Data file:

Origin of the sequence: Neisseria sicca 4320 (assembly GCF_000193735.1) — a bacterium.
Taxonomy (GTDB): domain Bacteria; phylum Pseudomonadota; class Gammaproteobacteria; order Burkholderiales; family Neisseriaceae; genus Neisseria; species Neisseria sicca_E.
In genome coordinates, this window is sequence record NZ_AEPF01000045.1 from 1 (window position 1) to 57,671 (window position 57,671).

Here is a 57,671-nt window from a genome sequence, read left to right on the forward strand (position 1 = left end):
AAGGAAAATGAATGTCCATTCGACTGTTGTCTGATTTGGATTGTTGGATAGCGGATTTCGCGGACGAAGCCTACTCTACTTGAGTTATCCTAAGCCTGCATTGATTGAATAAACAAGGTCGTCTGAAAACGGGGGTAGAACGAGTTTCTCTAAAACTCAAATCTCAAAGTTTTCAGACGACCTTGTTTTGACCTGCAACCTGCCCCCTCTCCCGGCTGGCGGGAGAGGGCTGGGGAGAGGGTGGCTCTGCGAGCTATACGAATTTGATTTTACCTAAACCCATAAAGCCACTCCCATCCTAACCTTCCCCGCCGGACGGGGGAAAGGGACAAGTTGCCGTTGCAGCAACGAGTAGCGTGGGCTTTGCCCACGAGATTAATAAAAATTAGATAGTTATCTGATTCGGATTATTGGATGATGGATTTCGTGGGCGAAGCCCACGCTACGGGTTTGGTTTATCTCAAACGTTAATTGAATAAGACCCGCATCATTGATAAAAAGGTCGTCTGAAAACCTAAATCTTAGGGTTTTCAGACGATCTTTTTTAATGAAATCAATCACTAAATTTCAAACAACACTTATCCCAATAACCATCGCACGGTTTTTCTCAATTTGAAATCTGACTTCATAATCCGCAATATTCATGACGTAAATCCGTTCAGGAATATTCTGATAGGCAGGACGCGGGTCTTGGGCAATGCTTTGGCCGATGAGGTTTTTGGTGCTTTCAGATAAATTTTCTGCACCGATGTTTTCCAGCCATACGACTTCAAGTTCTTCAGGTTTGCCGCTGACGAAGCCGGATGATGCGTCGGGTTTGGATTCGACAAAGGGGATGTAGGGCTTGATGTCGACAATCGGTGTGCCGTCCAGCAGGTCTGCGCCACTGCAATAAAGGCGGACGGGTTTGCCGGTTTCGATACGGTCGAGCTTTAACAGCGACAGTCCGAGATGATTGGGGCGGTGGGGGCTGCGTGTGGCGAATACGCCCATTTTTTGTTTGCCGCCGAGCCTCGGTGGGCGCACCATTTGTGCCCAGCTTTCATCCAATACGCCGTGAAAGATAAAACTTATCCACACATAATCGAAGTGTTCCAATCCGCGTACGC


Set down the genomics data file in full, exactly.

Origin of the sequence: Neisseria sicca 4320 (assembly GCF_000193735.1) — a bacterium.
Taxonomy (GTDB): domain Bacteria; phylum Pseudomonadota; class Gammaproteobacteria; order Burkholderiales; family Neisseriaceae; genus Neisseria; species Neisseria sicca_E.
In genome coordinates, this window is sequence record NZ_AEPF01000045.1 from 1 (window position 1) to 57,671 (window position 57,671).

Here is a 57,671-nt window from a genome sequence, read left to right on the forward strand (position 1 = left end):
AAGGAAAATGAATGTCCATTCGACTGTTGTCTGATTTGGATTGTTGGATAGCGGATTTCGCGGACGAAGCCTACTCTACTTGAGTTATCCTAAGCCTGCATTGATTGAATAAACAAGGTCGTCTGAAAACGGGGGTAGAACGAGTTTCTCTAAAACTCAAATCTCAAAGTTTTCAGACGACCTTGTTTTGACCTGCAACCTGCCCCCTCTCCCGGCTGGCGGGAGAGGGCTGGGGAGAGGGTGGCTCTGCGAGCTATACGAATTTGATTTTACCTAAACCCATAAAGCCACTCCCATCCTAACCTTCCCCGCCGGACGGGGGAAAGGGACAAGTTGCCGTTGCAGCAACGAGTAGCGTGGGCTTTGCCCACGAGATTAATAAAAATTAGATAGTTATCTGATTCGGATTATTGGATGATGGATTTCGTGGGCGAAGCCCACGCTACGGGTTTGGTTTATCTCAAACGTTAATTGAATAAGACCCGCATCATTGATAAAAAGGTCGTCTGAAAACCTAAATCTTAGGGTTTTCAGACGATCTTTTTTAATGAAATCAATCACTAAATTTCAAACAACACTTATCCCAATAACCATCGCACGGTTTTTCTCAATTTGAAATCTGACTTCATAATCCGCAATATTCATGACGTAAATCCGTTCAGGAATATTCTGATAGGCAGGACGCGGGTCTTGGGCAATGCTTTGGCCGATGAGGTTTTTGGTGCTTTCAGATAAATTTTCTGCACCGATGTTTTCCAGCCATACGACTTCAAGTTCTTCAGGTTTGCCGCTGACGAAGCCGGATGATGCGTCGGGTTTGGATTCGACAAAGGGGATGTAGGGCTTGATGTCGACAATCGGTGTGCCGTCCAGCAGGTCTGCGCCACTGCAATAAAGGCGGACGGGTTTGCCGGTTTCGATACGGTCGAGCTTTAACAGCGACAGTCCGAGATGATTGGGGCGGTGGGGGCTGCGTGTGGCGAATACGCCCATTTTTTGTTTGCCGCCGAGCCTCGGTGGGCGCACCATTTGTGCCCAGCTTTCATCCAATACGCCGTGAAAGATAAAACTTATCCACACATAATCGAAGTGTTCCAATCCGCGTACGC